Stephen Langridge‘s production of Parsifal for the Royal Opera House has received glowing praise across national and international press. The only new-production of a Wagner work at Covent Garden during the bicentenary celebrations, Parsifal is designed by regular collaborator Alison Chitty whose bold visual design binds the production together, leaving a powerful impression on the audience.
Acclaiming the premiere as a triumph, Andrew Clark, who gave the show 5-stars in the Financial Times, describes the production as “contemporary but timeless” and “continually mesmerising”, saying that “the bottom line is that Langridge has divined a Parsifal of intellectual fibre and visual eloquence”.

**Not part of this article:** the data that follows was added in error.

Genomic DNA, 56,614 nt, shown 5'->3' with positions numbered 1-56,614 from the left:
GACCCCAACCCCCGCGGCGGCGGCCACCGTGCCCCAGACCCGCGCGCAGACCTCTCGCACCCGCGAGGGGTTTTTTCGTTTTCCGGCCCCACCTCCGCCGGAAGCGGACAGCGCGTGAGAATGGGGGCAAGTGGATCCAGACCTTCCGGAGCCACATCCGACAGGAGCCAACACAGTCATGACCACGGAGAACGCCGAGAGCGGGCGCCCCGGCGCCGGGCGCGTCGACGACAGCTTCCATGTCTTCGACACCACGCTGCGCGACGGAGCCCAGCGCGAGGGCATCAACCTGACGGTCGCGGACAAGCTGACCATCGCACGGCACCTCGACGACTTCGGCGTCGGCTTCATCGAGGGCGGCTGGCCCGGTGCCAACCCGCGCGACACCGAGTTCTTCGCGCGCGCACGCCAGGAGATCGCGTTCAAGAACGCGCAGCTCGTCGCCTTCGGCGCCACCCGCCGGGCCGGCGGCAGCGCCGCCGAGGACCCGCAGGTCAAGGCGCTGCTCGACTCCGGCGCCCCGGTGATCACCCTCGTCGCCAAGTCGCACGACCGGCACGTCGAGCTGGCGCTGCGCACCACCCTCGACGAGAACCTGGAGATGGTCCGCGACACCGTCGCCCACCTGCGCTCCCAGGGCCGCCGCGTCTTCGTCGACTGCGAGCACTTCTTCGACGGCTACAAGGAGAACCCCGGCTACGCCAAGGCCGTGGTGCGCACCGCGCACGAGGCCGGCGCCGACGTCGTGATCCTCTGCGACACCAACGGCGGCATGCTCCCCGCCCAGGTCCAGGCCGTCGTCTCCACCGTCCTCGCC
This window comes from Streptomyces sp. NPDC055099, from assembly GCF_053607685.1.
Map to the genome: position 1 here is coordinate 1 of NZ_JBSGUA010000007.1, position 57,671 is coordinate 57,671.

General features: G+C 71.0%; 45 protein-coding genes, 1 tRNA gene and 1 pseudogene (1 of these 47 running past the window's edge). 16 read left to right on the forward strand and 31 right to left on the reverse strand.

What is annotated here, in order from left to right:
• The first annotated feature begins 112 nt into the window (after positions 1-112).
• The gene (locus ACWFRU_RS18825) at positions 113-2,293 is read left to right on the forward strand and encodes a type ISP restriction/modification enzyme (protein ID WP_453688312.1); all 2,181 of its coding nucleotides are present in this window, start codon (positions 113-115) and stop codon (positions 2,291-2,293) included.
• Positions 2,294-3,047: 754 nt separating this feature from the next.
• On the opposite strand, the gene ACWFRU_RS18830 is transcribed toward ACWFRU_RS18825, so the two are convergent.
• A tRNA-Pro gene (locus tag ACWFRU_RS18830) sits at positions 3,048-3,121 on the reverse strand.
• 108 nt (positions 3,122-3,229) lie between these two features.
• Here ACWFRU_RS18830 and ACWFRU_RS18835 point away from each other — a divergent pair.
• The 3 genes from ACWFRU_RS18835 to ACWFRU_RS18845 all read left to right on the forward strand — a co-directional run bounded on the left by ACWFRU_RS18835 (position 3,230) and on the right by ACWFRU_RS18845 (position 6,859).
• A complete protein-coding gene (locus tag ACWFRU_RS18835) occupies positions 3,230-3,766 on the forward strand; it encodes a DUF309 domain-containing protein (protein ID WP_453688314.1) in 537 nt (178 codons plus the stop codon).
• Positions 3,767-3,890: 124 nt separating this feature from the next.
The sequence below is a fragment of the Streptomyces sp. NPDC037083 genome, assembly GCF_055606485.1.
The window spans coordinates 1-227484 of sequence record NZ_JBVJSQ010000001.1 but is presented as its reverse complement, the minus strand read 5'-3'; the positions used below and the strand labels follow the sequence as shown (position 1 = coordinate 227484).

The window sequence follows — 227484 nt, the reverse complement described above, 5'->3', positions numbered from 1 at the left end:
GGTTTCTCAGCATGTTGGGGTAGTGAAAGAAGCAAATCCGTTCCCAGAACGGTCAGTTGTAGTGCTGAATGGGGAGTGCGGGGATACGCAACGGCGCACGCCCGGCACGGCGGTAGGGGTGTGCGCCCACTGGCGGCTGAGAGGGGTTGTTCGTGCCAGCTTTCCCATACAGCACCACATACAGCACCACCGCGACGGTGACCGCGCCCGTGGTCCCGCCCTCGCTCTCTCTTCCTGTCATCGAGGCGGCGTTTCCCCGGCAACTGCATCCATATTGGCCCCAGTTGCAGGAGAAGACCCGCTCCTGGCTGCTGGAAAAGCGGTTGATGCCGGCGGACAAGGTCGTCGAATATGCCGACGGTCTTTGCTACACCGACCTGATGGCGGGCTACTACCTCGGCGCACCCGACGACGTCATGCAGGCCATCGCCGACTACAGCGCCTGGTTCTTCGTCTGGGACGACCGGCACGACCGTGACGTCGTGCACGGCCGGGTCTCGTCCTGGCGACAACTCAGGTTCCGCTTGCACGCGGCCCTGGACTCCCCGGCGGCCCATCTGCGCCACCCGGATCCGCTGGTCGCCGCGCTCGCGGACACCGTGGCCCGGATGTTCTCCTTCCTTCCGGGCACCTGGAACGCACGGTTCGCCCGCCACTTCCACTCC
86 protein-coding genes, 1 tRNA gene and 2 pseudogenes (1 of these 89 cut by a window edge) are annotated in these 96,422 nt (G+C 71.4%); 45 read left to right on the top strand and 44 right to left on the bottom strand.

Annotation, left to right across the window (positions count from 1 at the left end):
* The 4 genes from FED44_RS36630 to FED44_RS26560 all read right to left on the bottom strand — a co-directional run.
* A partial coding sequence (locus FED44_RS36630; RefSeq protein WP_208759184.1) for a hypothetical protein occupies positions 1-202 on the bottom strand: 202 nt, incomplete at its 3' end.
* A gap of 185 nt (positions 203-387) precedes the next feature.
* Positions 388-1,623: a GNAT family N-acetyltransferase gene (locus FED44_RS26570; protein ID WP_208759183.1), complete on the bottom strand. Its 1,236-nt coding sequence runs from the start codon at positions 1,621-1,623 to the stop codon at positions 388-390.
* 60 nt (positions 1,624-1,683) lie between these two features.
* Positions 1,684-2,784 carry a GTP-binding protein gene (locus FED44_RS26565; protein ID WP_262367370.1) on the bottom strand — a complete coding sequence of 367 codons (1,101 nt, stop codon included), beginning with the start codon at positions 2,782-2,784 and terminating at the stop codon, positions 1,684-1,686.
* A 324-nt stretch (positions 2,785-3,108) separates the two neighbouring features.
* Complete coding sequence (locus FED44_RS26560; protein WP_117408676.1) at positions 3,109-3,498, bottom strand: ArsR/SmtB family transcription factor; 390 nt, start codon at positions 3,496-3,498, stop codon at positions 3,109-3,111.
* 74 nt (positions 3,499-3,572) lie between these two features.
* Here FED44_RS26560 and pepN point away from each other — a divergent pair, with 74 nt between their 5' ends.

Andrew Clements, writing in The Guardian (4-stars) says that Langridge “confronts this troubled and troubling piece unflinchingly”, whilst Barry Millington (Evening Standard/4-stars) says he “grapples intelligently with the big issues of this problematic work”.
Impressed by the power of the first act, the New York Times says Langridge leaves the audience “desperate to know what happens next” whilst “establishing the narrative superbly in a clear way that builds steady tension through extended time-spans and adopts a cool, considered line on Wagner’s pseudo-Christian ritualism”.
Returning to London for the first time in two years, world-renowned German bass René Pape received universal praise for his “immaculate, intense Gurnemanz, who makes every syllable in his narrations matter” (Guardian). The Daily Telegraph says “René Pape’s Gurnemanz is magnificently sung: nobly authoritative, but never pompous or barking” whilst Michael White’s New York Times reviews says “vocally the stars are René Pape whose Gurnemanz is easy, conversational but cavernously strong”.
The performance on Wednesday 18 December will be broadcast live to 903 cinemas worldwide.